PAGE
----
How to use shipping as a competitive advantage
Retailers face stiff competition from both bricks and mortar companies and online marketplaces, so to get ahead it's vital that they create a sustainable competitive advantage.
Successful retailers are finding ways to turn shipping into a competitive advantage both for in-store shoppers and those who buy online.
Here we'll take a look at some of the ways that a multi-carrier management solution can help retailers gain a competitive advantage by delivering goods faster and at a lower cost while meeting customer demand for delivery choices.
It is said that retailers don’t have a consumer demand problem. Instead, they have a real estate problem. Retailers have significant capital tied up in fixed assets (stores and fixtures) compared to online marketplaces. By investing in an omnichannel shipping strategy and the right technology to help manage an expanded portfolio of carriers to ship anywhere from anywhere, retailers can turn their real estate problem into an advantage.
The one place where retailers have the edge over online marketplaces is their brick-and-mortar store presence. Only the very largest eCommerce marketplaces have invested in physical fulfillment centres. A ship-from-store fulfillment strategy provides retailers with an opportunity to ship from inventory sources in closer proximity to consumers, thereby reducing delivery times and shipping costs.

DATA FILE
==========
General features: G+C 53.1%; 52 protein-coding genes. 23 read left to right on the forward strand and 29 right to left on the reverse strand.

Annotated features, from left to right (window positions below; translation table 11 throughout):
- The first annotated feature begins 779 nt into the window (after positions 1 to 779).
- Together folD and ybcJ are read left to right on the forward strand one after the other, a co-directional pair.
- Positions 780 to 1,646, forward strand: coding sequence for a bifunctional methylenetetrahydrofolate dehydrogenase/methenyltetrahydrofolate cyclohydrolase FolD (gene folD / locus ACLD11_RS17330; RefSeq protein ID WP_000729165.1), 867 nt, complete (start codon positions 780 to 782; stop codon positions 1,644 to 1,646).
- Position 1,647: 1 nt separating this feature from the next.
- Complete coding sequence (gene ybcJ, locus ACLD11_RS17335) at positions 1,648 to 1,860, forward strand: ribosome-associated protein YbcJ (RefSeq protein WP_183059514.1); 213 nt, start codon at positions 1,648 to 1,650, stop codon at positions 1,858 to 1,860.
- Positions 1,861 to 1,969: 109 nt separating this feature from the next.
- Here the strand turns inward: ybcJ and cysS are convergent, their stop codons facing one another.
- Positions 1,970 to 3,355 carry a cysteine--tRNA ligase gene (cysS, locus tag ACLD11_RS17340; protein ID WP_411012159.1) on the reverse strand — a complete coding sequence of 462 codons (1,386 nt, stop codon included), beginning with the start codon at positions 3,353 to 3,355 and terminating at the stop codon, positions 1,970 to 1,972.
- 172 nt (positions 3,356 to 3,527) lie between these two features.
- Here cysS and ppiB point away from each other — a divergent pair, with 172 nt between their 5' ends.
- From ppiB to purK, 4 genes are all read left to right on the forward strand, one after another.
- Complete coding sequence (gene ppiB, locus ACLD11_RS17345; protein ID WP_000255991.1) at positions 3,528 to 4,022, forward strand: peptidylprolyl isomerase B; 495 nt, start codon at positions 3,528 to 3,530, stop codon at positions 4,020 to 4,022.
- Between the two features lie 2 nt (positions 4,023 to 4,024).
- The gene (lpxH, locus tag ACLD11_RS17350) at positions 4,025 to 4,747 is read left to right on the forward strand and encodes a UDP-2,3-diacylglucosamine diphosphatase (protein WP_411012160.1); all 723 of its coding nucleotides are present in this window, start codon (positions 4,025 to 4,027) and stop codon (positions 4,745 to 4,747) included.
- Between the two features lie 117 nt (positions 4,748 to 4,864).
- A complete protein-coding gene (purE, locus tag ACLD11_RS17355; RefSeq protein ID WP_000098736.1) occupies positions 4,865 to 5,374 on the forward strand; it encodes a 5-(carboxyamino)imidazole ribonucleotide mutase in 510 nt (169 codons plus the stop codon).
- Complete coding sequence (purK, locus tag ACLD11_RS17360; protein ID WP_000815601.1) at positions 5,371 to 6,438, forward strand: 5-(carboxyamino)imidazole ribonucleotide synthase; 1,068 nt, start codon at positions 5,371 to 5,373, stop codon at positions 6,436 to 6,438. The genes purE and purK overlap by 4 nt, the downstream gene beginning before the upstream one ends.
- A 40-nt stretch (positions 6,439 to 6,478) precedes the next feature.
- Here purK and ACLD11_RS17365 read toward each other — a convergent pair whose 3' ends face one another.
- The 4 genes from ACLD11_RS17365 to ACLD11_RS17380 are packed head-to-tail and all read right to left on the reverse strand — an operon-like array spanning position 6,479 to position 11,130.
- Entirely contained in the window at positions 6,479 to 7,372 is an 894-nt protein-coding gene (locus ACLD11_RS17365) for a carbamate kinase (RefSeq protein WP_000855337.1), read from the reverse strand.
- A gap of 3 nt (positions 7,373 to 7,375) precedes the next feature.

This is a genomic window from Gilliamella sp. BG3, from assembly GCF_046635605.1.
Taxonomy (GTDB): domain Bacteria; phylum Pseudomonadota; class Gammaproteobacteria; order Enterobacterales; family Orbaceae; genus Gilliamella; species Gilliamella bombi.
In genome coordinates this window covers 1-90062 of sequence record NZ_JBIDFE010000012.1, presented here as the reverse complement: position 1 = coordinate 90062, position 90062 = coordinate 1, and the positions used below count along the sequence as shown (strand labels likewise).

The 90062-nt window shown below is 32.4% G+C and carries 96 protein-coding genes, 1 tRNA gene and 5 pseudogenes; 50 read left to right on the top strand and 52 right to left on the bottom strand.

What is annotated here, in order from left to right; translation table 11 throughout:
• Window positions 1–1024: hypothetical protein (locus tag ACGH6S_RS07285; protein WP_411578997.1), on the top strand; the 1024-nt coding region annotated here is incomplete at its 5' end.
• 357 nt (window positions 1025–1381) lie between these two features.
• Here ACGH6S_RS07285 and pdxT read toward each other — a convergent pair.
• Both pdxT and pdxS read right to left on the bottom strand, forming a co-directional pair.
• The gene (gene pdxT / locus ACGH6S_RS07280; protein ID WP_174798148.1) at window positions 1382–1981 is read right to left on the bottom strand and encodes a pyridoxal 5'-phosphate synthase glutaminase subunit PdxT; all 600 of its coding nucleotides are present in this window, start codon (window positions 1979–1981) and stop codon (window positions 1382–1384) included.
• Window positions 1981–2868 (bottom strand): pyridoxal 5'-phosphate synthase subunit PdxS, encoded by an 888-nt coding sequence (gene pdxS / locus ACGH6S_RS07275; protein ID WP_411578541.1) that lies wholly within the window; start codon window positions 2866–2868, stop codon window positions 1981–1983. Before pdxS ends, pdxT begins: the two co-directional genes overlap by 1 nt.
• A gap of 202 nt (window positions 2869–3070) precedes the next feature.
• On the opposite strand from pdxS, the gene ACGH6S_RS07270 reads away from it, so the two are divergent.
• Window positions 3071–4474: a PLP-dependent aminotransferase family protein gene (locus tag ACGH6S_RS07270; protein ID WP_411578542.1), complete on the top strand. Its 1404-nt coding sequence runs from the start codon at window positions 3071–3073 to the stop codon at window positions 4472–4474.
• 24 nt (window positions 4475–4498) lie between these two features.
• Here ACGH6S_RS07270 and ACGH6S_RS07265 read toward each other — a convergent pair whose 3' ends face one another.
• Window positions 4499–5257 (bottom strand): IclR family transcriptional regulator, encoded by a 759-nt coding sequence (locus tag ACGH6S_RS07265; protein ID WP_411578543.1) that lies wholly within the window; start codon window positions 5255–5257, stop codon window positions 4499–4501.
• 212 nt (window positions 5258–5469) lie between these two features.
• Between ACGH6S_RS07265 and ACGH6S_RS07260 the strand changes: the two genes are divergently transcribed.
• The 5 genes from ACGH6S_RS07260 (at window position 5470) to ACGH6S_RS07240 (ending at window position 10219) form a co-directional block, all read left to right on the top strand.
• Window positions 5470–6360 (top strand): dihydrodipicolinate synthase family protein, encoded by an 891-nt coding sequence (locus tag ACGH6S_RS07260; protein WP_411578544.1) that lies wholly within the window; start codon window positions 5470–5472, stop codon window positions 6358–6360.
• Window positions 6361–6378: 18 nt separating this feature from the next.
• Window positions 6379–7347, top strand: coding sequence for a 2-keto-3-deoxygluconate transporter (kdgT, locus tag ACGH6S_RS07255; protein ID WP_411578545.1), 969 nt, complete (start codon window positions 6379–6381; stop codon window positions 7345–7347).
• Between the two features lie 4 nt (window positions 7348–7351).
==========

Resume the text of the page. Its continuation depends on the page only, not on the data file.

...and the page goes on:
Ship from store is an opportunity for brick-and-mortar retailers to reconfigure storefronts into mini-distribution centres, pickup locations, and return centres. By merging digital and physical worlds, retailers can drive more customer foot traffic and increase the opportunity for upselling other products. Ship-from-store requires a multi-carrier management solution capable of scaling across hundreds or even thousands of store locations with carrier routing and label printing capabilities. Gone are the days of point shipping solutions. Instead, enterprise-class shipping platforms with high availability are a must.